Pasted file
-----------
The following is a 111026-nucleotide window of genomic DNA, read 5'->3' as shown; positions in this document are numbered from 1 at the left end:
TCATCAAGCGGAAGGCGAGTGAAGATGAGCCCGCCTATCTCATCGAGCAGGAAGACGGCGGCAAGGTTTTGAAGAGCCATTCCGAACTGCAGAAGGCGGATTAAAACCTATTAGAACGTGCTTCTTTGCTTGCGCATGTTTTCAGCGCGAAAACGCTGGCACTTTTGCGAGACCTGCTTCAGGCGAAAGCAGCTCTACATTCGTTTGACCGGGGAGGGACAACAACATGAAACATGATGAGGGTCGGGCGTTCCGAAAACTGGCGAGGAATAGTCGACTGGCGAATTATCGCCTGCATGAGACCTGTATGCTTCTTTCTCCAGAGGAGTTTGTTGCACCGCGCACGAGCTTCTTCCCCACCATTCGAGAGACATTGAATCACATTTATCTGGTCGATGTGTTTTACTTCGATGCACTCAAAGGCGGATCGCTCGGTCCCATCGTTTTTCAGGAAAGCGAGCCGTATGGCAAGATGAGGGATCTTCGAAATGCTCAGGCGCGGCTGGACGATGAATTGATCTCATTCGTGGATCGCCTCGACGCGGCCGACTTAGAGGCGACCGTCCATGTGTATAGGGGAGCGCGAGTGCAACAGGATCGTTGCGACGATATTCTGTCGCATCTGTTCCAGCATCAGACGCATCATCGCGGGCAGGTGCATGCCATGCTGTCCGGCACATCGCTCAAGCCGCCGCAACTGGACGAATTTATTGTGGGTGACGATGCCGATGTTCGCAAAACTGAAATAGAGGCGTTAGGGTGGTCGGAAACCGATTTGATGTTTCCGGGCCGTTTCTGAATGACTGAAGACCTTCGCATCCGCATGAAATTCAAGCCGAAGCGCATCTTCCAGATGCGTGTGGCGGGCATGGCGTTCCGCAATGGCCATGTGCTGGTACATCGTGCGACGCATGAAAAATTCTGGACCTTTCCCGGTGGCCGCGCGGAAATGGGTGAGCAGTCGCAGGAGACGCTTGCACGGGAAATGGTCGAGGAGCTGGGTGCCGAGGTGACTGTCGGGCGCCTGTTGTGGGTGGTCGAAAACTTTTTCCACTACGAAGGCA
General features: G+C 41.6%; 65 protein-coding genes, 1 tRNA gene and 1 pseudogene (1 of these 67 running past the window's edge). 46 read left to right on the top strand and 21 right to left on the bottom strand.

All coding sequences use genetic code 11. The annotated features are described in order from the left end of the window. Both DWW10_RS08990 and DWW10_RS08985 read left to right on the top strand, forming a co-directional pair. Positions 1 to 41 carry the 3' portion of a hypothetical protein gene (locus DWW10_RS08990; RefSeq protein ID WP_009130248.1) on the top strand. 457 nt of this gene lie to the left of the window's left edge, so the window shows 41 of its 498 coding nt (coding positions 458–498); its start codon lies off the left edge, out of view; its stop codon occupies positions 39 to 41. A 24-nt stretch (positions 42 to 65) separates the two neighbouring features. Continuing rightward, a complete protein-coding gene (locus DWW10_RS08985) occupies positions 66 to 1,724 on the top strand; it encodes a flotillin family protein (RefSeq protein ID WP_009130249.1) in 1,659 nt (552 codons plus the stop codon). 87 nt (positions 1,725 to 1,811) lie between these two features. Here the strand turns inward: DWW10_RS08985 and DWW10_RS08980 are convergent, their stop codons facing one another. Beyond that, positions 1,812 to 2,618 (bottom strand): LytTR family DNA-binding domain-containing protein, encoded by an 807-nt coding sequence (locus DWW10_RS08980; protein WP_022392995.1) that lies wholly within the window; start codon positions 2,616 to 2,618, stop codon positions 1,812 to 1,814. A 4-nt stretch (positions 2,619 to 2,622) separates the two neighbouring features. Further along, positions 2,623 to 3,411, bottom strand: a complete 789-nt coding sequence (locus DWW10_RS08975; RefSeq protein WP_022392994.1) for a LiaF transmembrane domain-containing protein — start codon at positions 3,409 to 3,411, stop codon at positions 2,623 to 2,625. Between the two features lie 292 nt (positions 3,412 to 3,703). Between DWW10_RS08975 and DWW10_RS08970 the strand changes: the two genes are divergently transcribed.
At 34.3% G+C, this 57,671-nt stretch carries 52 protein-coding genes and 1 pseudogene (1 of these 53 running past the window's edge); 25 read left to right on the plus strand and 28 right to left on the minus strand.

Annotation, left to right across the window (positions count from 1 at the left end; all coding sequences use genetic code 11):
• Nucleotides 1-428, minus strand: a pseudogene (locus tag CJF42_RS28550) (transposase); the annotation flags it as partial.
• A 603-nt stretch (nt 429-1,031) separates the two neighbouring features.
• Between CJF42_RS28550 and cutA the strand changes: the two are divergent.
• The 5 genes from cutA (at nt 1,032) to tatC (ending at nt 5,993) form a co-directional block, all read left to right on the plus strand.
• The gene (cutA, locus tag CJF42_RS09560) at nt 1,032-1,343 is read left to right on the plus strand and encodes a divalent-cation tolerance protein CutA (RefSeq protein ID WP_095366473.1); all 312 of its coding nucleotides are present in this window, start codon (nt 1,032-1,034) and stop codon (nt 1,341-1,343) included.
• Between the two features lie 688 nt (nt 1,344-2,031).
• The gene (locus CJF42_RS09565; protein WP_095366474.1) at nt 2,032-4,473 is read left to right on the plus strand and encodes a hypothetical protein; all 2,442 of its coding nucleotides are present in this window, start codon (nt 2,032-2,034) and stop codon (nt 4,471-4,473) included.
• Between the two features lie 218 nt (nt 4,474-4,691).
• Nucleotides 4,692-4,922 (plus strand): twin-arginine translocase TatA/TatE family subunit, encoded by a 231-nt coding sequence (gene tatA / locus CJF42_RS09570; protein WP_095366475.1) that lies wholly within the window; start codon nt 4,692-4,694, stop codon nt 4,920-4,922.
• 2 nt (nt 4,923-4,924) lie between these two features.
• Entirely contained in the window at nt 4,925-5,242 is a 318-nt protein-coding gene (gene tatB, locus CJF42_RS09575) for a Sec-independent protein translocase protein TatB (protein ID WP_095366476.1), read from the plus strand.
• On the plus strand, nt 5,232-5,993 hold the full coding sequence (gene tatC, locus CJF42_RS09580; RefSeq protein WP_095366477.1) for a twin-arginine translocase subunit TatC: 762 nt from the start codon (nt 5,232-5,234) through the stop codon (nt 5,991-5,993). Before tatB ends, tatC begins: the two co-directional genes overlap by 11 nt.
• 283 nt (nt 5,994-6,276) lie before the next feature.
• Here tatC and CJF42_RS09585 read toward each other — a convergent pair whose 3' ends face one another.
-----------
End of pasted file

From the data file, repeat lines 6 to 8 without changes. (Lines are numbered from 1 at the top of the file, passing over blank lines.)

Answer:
Annotation, left to right across the window (positions count from 1 at the left end; all coding sequences use genetic code 11):
• Nucleotides 1-428, minus strand: a pseudogene (locus tag CJF42_RS28550) (transposase); the annotation flags it as partial.
• A 603-nt stretch (nt 429-1,031) separates the two neighbouring features.